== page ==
A teenage warmblood gelding developed a skewed incisor bite or “wedge,” with preferential jaw movement to his left side after 2 years of rehabilitating from a right front suspensory ligament injury. The left photo was taken before adjustments. After spending significant time weighting his left front, his center of balance shifted to the left. Greater tone in muscle and fascia on one side contributes to head and jaw movements to that side. A skewed incisor bite will worsen in a cycle of body imbalance, preferences, tension, and pain and disability in the temporomandibular joints (TMJs), head and neck. This ultimately affects posture and performance. The right photo was taken after adjustments and shows about 80% improvement in the incisor plane and jaw position.

Are Equine Hoof Wear and Teeth Linked?

Opinions vary about whether a correlation exists between dentistry and hoof balance

Is there a connection between equine tooth alignment and hoof balance? Less than 2 decades ago, discussions surrounding the possibility emerged. Opinions on the topic are mixed. 

California-based veterinarian David Ramey sees no relationship between dental problems and hoof wear.

“For most horses that are kept reasonably well, the occasional interventions that are needed don’t make any obvious day-to-day difference,” he says. “In extreme situations, a horse with an infected tooth or a horse with overgrown feet, interventions can make a big difference in movement, ease of eating, etc.”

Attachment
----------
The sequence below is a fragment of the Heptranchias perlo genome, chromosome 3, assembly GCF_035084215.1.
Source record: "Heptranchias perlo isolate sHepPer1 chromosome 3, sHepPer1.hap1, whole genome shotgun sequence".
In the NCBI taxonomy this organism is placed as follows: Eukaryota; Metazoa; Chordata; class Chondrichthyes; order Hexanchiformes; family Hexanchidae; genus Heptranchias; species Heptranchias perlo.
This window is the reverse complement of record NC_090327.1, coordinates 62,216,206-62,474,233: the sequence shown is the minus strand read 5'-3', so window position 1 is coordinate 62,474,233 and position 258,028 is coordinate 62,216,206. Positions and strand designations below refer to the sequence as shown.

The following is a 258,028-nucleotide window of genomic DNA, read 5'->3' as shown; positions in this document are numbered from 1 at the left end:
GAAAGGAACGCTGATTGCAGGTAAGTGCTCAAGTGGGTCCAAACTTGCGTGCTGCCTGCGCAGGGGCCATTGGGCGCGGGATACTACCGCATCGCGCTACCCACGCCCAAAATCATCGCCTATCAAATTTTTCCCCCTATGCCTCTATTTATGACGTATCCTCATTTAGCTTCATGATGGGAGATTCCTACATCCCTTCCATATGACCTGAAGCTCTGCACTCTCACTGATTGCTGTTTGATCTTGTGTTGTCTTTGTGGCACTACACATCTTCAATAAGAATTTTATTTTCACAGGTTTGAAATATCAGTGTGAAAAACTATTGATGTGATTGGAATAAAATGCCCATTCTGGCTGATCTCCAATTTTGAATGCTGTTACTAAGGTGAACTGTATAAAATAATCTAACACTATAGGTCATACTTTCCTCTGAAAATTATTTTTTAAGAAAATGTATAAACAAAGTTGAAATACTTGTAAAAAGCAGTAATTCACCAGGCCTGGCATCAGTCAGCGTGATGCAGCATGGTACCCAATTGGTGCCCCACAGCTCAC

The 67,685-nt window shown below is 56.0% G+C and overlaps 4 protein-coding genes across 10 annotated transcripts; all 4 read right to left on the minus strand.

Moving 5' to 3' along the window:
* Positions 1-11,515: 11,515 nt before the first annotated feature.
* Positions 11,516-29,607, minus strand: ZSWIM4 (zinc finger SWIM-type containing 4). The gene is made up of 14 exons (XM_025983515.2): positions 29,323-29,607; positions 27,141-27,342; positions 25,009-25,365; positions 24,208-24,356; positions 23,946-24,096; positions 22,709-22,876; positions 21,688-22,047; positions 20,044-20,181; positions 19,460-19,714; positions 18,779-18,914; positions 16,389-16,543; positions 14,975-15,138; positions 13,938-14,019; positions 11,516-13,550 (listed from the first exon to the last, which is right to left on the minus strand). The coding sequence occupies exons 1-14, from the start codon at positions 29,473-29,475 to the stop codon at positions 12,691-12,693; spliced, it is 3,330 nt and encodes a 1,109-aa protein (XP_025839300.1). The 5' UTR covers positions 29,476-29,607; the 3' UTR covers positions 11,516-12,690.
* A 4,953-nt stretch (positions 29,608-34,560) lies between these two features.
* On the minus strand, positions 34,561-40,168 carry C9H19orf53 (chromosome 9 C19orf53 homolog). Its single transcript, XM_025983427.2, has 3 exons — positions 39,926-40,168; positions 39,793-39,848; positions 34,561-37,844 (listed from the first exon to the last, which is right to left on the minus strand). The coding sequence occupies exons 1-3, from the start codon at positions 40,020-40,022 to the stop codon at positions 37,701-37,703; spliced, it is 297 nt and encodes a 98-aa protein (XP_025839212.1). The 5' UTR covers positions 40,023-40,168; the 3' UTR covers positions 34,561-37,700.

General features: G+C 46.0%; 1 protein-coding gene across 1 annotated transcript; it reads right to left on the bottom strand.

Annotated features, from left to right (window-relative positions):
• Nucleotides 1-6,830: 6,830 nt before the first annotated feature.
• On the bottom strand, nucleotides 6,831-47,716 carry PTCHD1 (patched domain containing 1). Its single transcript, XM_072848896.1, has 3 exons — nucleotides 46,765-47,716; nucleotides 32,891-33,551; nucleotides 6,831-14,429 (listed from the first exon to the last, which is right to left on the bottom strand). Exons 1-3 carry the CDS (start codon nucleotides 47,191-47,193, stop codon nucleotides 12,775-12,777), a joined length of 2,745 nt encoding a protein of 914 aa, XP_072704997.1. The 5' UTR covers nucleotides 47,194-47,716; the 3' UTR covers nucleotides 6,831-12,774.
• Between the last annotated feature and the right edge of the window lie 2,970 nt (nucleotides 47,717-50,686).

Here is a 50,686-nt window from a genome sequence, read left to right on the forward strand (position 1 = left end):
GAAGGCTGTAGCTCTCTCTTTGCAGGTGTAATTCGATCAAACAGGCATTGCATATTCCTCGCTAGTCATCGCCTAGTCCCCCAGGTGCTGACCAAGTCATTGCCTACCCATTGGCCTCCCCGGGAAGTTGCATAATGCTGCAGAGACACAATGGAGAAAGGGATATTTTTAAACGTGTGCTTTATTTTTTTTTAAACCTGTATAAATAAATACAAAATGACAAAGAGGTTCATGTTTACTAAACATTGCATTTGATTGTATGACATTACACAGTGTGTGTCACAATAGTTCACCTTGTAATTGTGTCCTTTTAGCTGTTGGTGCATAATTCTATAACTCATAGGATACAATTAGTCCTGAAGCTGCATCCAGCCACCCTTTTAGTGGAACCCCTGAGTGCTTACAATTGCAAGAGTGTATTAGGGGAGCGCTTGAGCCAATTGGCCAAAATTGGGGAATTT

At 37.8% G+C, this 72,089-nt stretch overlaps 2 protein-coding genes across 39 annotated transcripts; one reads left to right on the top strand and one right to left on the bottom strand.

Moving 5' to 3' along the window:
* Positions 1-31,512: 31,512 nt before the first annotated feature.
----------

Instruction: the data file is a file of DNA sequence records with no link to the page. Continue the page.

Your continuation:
Tomas Teskey, an Arizona veterinarian and hoof trimmer, believes there is a correlation between the hoof and dental problems and balance. About 10 years ago, Teskey observed a pattern in a horse’s dental and foot balance while working on a set of nine or 10 horses on the same day.

“I was correcting incisor balance in a side-to-side manner that correlated exactly with each horse’s soundness,” he recalls. “Every horse had a dental balance in a certain direction, and their feet and front legs also had a side-to-side difference. That included horses that had one heel higher than the other horses that were slightly lame on one front vs. the other foot. And the horses that had a habit of standing or posturing themselves in a certain way.”

Dr. Ramey and Dr. Teskey share their perspectives about the connection between tooth alignment and hoof balance.

The Background

When correlation in horse care emerges, farriers, veterinarians and other care providers want information…

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Katie navarra

Katie Navarra

Katie Navarra is a freelance writer who draws from her experiences owning and showing horses, and inter­viewing the industry’s leading pro­fessionals.

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